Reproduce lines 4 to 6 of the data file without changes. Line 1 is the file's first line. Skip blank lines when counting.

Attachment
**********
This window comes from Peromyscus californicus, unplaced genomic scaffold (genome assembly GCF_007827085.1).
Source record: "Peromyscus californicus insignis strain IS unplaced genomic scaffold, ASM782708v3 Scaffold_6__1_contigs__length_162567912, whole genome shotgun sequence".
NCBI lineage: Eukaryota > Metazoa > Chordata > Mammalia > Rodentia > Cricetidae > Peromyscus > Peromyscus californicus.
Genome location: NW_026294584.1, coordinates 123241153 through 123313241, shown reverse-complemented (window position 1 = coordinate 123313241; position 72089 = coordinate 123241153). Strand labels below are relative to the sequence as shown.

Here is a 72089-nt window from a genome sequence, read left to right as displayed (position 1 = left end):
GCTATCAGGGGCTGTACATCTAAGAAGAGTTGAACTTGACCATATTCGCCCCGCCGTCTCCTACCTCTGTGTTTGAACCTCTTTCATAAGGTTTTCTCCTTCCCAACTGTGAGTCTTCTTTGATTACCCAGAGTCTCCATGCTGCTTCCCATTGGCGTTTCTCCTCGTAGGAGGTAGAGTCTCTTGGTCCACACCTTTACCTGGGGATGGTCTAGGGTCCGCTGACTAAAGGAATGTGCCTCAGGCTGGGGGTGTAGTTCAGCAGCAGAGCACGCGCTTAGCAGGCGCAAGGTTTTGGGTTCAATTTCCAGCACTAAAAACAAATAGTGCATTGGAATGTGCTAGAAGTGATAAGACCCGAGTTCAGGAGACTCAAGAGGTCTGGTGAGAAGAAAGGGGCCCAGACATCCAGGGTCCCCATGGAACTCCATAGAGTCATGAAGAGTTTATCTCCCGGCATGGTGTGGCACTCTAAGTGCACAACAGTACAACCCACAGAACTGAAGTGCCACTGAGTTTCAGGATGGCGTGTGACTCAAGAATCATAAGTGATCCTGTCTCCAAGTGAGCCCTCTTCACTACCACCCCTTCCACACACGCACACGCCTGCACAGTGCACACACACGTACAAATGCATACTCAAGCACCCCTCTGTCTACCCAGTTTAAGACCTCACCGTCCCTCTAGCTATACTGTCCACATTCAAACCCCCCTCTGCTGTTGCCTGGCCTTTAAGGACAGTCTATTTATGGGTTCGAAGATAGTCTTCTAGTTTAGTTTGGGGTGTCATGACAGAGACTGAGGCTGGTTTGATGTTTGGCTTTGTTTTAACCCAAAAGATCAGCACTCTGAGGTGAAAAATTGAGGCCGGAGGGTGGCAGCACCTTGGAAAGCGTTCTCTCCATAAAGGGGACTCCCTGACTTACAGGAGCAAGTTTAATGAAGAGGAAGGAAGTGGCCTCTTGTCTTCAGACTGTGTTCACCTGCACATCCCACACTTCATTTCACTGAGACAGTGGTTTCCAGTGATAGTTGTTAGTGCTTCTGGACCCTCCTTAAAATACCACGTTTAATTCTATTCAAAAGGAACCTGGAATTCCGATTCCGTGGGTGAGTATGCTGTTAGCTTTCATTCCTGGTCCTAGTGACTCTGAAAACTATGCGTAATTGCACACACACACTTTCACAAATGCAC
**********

Genome location: NW_026294584.1, coordinates 123241153 through 123313241, shown reverse-complemented (window position 1 = coordinate 123313241; position 72089 = coordinate 123241153). Strand labels below are relative to the sequence as shown.

Here is a 72089-nt window from a genome sequence, read left to right as displayed (position 1 = left end):
GCTATCAGGGGCTGTACATCTAAGAAGAGTTGAACTTGACCATATTCGCCCCGCCGTCTCCTACCTCTGTGTTTGAACCTCTTTCATAAGGTTTTCTCCTTCCCAACTGTGAGTCTTCTTTGATTACCCAGAGTCTCCATGCTGCTTCCCATTGGCGTTTCTCCTCGTAGGAGGTAGAGTCTCTTGGTCCACACCTTTACCTGGGGATGGTCTAGGGTCCGCTGACTAAAGGAATGTGCCTCAGGCTGGGGGTGTAGTTCAGCAGCAGAGCACGCGCTTAGCAGGCGCAAGGTTTTGGGTTCAATTTCCAGCACTAAAAACAAATAGTGCATTGGAATGTGCTAGAAGTGATAAGACCCGAGTTCAGGAGACTCAAGAGGTCTGGTGAGAAGAAAGGGGCCCAGACATCCAGGGTCCCCATGGAACTCCATAGAGTCATGAAGAGTTTATCTCCCGGCATGGTGTGGCACTCTAAGTGCACAACAGTACAACCCACAGAACTGAAGTGCCACTGAGTTTCAGGATGGCGTGTGACTCAAGAATCATAAGTGATCCTGTCTCCAAGTGAGCCCTCTTCACTACCACCCCTTCCACACACGCACACGCCTGCACAGTGCACACACACGTACAAATGCATACTCAAGCACCCCTCTGTCTACCCAGTTTAAGACCTCACCGTCCCTCTAGCTATACTGTCCACATTCAAACCCCCCTCTGCTGTTGCCTGGCCTTTAAGGACAGTCTATTTATGGGTTCGAAGATAGTCTTCTAGTTTAGTTTGGGGTGTCATGACAGAGACTGAGGCTGGTTTGATGTTTGGCTTTGTTTTAACCCAAAAGATCAGCACTCTGAGGTGAAAAATTGAGGCCGGAGGGTGGCAGCACCTTGGAAAGCGTTCTCTCCATAAAGGGGACTCCCTGACTTACAGGAGCAAGTTTAATGAAGAGGAAGGAAGTGGCCTCTTGTCTTCAGACTGTGTTCACCTGCACATCCCACACTTCATTTCACTGAGACAGTGGTTTCCAGTGATAGTTGTTAGTGCTTCTGGACCCTCCTTAAAATACCACGTTTAATTCTATTCAAAAGGAACCTGGAATTCCGATTCCGTGGGTGAGTATGCTGTTAGCTTTCATTCCTGGTCCTAGTGACTCTGAAAACTATGCGTAATTGCACACACACACTTTCACAAATGCAC